International art gatherings are loud affairs, and a trip through documenta 14 in Kassel rewards an ability to separate signal from noise. In a shift from fifty years of historical precedent, artistic director Adam Szymczyk situated this year’s international fete in more than one city: Athens and Kassel. The curatorial theme “Learning from Athens” gestures obliquely to the cities’ relative political and economic positions in the globalized market. Szymczyk and company have cited the austerity measures imposed on Greece by the European Union as inspiration for this year’s theme, and the political ramifications of debt act as source material for many of the artists.
Learning from Athens, however, demands that the relationship between the two locales, and their broader relationship to global art networks, be made explicit: that imbalances of power be elucidated with transparency. Instead, the staged relationships between art and capital, between nations and their manifold networks of power, tend toward obscurantism. This is the failure of documenta’s curatorial proposal: it presupposes that “learning” is a unidirectional venture – one that can be done without properly listening. Under the general din of documenta 14, the kind of engagement that favors real complexity over mere representations of diversity plays clearly – if more quietly – in the various sound works scattered across Kassel.
Participatory and discursive performances formed a large part of the opening weekend, and included open studio hours at Narrowcast House, a venue located a short walk away from the main Fridericanum and documenta Halle locations. Conceived by German artist Anton Kats, the open radio and sound workshops zeroed in on the practice of disseminating media to a small, select audience. In the narrowcast radio case, this meant transmitting radio across an approximately one-kilometer radius using a simple three-watt transmitter. When I spoke to Kats, he emphasized that his work is site-specific, but not wedded to technology; he is not trying to shape an audience so much as tap into audiences that are already there. With its attention to carving out a form that is practical and accessible, Kats’s highly localized practice is at odds with the globalizing message of documenta and other comparable gatherings. His work speaks to a necessary slowing-down of art practice: a more careful consideration of the particularities of its audiences.
Documenta 14’s Radio Program extends this project to a larger scale. Every Time a Ear di Soun – the name taken from the dub poetry of Mutabaruka – consists of nine radio stations in Greece, Cameroon, Colombia, Brazil, Lebanon, Indonesia, and Germany; each program is a mixture of live acts as well as art pieces commissioned by the documenta team, and broadcast on specific local channels from April to September. The Radio Program is curated by Bonaventure Soh Bejeng Ndikung, and speaks to his statements during the official press conference, in which he warned of the “dangers of a nationalist ethos” and encouraged the pursuit of uncertainty and disorientation as ways of creating new forms of art. Refreshingly, radio here is reconsidered as a mode of artistic and creative production, and a democratic one at that – all the programs are streamed online. However, given that the projects span the entirety of the documenta run, it would have been more impactful for them to directly complement the visual works on display in Athens and Kassel, rather than operating as an independent and disjointed endeavor that takes a backseat to its more immediately memorable visual counterparts.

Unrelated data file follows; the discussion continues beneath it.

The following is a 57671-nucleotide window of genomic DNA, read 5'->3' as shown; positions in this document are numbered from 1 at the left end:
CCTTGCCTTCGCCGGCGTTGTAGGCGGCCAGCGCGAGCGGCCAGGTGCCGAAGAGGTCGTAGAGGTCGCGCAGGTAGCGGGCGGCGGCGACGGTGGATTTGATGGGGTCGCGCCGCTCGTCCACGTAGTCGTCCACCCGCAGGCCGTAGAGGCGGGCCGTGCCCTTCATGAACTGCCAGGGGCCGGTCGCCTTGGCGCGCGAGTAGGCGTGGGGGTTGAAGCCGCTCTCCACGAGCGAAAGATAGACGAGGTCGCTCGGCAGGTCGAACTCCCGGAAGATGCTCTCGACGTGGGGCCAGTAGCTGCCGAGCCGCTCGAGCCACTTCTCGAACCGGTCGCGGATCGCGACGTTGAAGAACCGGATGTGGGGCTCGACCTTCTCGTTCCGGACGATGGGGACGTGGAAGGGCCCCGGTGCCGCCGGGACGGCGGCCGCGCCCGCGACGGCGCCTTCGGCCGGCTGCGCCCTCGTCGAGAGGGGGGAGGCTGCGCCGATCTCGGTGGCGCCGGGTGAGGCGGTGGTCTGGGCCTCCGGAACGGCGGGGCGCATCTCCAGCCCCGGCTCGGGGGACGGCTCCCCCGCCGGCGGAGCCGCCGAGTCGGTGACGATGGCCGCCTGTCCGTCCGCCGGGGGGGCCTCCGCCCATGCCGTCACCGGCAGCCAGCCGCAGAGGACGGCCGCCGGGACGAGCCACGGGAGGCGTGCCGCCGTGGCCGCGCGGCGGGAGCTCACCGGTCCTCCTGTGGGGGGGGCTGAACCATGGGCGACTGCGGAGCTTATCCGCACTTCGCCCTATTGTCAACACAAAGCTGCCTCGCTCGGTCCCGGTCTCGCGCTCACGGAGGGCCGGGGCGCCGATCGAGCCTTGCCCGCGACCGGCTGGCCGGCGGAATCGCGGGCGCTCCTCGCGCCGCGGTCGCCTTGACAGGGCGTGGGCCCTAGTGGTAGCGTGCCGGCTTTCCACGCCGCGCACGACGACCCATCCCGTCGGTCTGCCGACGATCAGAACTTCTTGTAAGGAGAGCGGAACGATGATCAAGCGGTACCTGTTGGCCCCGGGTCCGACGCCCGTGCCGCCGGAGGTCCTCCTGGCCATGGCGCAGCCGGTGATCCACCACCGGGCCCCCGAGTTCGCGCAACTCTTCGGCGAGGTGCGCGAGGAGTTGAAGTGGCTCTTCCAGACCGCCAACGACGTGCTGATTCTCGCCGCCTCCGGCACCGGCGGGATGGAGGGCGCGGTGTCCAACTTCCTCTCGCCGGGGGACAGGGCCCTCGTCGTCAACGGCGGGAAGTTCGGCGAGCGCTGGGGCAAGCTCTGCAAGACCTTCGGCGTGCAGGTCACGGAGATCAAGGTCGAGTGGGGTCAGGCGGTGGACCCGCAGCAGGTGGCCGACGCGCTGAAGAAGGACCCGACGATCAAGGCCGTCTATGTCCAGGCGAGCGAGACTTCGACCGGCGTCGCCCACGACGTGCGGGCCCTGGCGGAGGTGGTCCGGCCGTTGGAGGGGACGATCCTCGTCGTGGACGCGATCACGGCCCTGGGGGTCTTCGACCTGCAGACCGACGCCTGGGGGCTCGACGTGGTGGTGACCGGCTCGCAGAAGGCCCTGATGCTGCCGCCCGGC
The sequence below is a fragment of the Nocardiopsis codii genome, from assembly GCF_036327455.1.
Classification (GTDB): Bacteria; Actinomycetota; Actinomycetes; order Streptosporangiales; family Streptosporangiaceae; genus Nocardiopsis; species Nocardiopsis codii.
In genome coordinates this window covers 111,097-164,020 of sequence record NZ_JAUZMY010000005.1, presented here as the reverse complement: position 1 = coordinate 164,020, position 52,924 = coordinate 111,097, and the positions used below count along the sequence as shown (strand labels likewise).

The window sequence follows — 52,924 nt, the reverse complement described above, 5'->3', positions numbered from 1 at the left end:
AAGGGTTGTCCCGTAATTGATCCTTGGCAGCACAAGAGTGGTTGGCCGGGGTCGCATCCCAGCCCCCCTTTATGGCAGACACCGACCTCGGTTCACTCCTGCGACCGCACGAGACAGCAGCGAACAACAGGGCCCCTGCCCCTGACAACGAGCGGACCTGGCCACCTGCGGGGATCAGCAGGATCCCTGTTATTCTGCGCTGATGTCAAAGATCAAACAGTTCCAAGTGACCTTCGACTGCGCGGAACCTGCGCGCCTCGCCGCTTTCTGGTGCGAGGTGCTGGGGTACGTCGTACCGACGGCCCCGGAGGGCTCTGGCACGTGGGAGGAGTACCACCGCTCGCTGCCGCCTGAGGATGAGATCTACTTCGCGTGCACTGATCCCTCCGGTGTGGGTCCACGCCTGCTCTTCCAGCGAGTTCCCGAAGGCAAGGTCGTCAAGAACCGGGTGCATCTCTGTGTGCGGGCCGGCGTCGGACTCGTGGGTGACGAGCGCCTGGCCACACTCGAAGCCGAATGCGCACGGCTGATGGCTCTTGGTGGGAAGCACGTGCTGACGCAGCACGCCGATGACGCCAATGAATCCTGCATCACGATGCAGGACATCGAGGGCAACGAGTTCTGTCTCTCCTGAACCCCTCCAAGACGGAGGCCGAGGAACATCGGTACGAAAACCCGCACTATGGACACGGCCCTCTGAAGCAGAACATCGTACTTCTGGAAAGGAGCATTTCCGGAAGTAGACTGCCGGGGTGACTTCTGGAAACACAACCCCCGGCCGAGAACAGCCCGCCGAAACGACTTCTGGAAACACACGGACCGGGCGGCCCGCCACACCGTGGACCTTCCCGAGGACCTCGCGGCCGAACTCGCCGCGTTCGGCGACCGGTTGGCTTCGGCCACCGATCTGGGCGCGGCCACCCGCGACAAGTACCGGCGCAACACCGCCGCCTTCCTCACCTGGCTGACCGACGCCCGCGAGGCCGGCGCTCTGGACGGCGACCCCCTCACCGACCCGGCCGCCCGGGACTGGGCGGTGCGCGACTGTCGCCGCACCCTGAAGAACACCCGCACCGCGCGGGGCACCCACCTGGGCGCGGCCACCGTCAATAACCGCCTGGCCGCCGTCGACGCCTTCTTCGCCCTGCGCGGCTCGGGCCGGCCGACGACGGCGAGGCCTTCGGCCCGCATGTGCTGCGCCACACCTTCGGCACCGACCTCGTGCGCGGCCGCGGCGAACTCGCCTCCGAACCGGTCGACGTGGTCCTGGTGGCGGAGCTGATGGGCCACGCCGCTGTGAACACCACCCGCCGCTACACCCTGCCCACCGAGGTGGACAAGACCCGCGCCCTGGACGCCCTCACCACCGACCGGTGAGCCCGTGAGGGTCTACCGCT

At the historic house of documenta, the Fridericianum, whose entablature (courtesy of the Turkish artist Banu Cennetgolu) reads “Being Safe is Scary,” the prevailing theme was dissonance. Curator Katerina Koskina, director of Athens’s National Museum of Contemporary Art (known as the EMST), populated it with works by international artists, many of them Greek and from the EMST collection. The muddled curatorial direction of the Fridericianum seemed to be a concession to Athens rather than a considered decision; visitors breezed past many of the Greek names in favor of more immediately attractive works, like Lucas Samaras’s reflective surfaces and Mona Hatoum’s industrial installations. The redeeming piece – one of the best in Kassel – was Stefanos Tsivopoulos’s performance, Precarious Archive. Silent women, dressed in black and wearing white protective gloves, sort through boxes of files containing documents of 40 years of Greek history, including covert operations by the Greek Junta, and images from the Cold War. Inspecting these images from a closer vantage point induces the performers to speak: the work becomes dialogic as the performers interrogate the viewer as to the identities of various political figures and locales depicted in the archival images. In this way, Tsivopoulos abets the archive in speaking for itself, rather than imposing histories upon the viewers. This was a welcome antidote to the arch overtures of the rest of the venue, and an endorsement of the notion that participatory art practices can be rooted in research and engagement, and needn’t cater to spectacle or abstruseness.